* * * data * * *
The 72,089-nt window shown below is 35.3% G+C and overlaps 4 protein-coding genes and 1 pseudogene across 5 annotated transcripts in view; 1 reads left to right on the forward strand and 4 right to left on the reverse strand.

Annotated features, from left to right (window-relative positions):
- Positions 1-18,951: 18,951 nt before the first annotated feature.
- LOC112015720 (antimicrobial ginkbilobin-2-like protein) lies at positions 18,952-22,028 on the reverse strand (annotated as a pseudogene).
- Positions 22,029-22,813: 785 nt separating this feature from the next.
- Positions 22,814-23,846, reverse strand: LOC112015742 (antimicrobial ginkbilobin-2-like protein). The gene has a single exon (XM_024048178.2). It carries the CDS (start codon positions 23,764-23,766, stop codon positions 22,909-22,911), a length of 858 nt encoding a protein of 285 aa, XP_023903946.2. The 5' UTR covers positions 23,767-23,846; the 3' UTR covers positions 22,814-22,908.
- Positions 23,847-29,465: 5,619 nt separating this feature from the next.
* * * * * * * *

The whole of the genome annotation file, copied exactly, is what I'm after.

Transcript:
The 72,089-nt window shown below is 35.3% G+C and overlaps 4 protein-coding genes and 1 pseudogene across 5 annotated transcripts in view; 1 reads left to right on the forward strand and 4 right to left on the reverse strand.

Annotated features, from left to right (window-relative positions):
- Positions 1-18,951: 18,951 nt before the first annotated feature.
- LOC112015720 (antimicrobial ginkbilobin-2-like protein) lies at positions 18,952-22,028 on the reverse strand (annotated as a pseudogene).
- Positions 22,029-22,813: 785 nt separating this feature from the next.
- Positions 22,814-23,846, reverse strand: LOC112015742 (antimicrobial ginkbilobin-2-like protein). The gene has a single exon (XM_024048178.2). It carries the CDS (start codon positions 23,764-23,766, stop codon positions 22,909-22,911), a length of 858 nt encoding a protein of 285 aa, XP_023903946.2. The 5' UTR covers positions 23,767-23,846; the 3' UTR covers positions 22,814-22,908.
- Positions 23,847-29,465: 5,619 nt separating this feature from the next.